The fact of the matter is there is more to Barcelona than Messi. But they have to be given a coherent game plan and they have to be made to look like something resembling a team, not a bunch of guys wandering through La Liga waiting for their Messi-ah.
That part of the job belongs to the manager.
Liverpool 'win ugly' to remain perfect in Premier League
There was definitely a different flavour to Liverpool's 2-1 win at Chelsea on Sunday, the one that made it six wins from six league games to open the season. Two set-piece goals, plenty of grit in midfield and the sort of efficiency that sees you through rough patches: it's not what the Jurgen Klopp stereotype calls to mind. But coming off the back of a Champions League defeat, all you really needed was three points and no injuries, and that's what they got.
It doesn't mean there aren't things to work on. Defensively, things got jittery on more than one occasion. The midfield was primarily destructive, which is fine when you have an early lead but less so when you need to get a steady supply to the front three. But it's a long slog and, for now, this will do.
As for Chelsea, when you lose half of your back four by half-time (and your best defender is already out) and you're two goals down, it's tough to get back into it. But that's what they did, exploiting N'Golo Kante's fine vein of form. (By the way, remember all those clever pundits who insisted he could play only as a defensive midfielder rooted in front of the back line? Where they at now?)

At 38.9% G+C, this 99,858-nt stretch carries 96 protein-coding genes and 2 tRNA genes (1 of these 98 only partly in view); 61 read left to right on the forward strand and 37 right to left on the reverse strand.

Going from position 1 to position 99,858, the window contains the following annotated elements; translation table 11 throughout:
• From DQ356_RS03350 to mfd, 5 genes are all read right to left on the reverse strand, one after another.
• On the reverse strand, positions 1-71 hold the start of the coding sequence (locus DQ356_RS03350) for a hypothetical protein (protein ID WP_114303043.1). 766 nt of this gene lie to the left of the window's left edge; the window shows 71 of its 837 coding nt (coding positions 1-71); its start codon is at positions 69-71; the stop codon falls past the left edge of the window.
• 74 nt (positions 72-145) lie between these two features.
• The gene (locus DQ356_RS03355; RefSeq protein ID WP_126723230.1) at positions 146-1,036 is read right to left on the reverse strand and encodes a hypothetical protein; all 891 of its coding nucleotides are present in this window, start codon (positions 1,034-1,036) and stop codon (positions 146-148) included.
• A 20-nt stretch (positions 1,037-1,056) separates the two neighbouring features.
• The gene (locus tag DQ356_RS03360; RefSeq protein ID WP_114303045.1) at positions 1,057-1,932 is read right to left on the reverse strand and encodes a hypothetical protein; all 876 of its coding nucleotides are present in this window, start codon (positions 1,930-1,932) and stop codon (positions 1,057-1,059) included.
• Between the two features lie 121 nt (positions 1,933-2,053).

They showed guts and personality and created chances. That goes a long way towards explaining why supporters remain squarely behind Frank Lampard despite the fact that Chelsea have yet to win at home in four attempts.
Yup, it's a long slog for them too, but they're resigned to it. For now, as long as they think they're moving in the right direction, it doesn't matter how slowly they're moving.
Inter are the kings of Milan after easy derby win
Antonio Conte was looking for a reaction and got it. Saturday's 2-0 derby win over Milan was pretty much one-way traffic, which is not something you would have taken for granted before kickoff. Not with all the stories of dressing room bust-ups (real or imagined: personally, I don't mind if players get at each other's throats after a poor performance like Marcelo Brozovic and Romelu Lukaku supposedly did), Lukaku's bad back and the fact that they had yet to play anybody decent.
On the back of Milan's performance, you might suggest they still have yet to play anybody decent. Other than Gigio Donnarumma's saves -- he kept the game closer than it should have been and looks to be close to the level he was at a few years ago, when the hype machine went into overdrive -- and Rafael Leao's endeavour (not to be taken for granted when you get thrown in at the deep end after just 17 minutes of football), Milan offered very little. Marco Giampaolo's formation and personnel decisions remain a conundrum, from Suso in the hole to Ismael Bennacer on the bench and Hakan Calhanoglu on the pitch.
Still, there's a buzz around this Inter team that hasn't been there for a long time. A lot of it is down to Conte, of course, but much of it is simply having three midfielders -- Brozovic, Stefano Sensi and Nicolo Barella -- who not only demand the ball but can do something with it.
Man City rebound in style and prove me wrong
So I predicted on the ESPN FC show that Watford might make things tough for Manchester City on Saturday. It seemed to fit. Watford had been stellar against Arsenal; City were back from a long trip to the Ukraine, and Aymeric Laporte and John Stones were injured.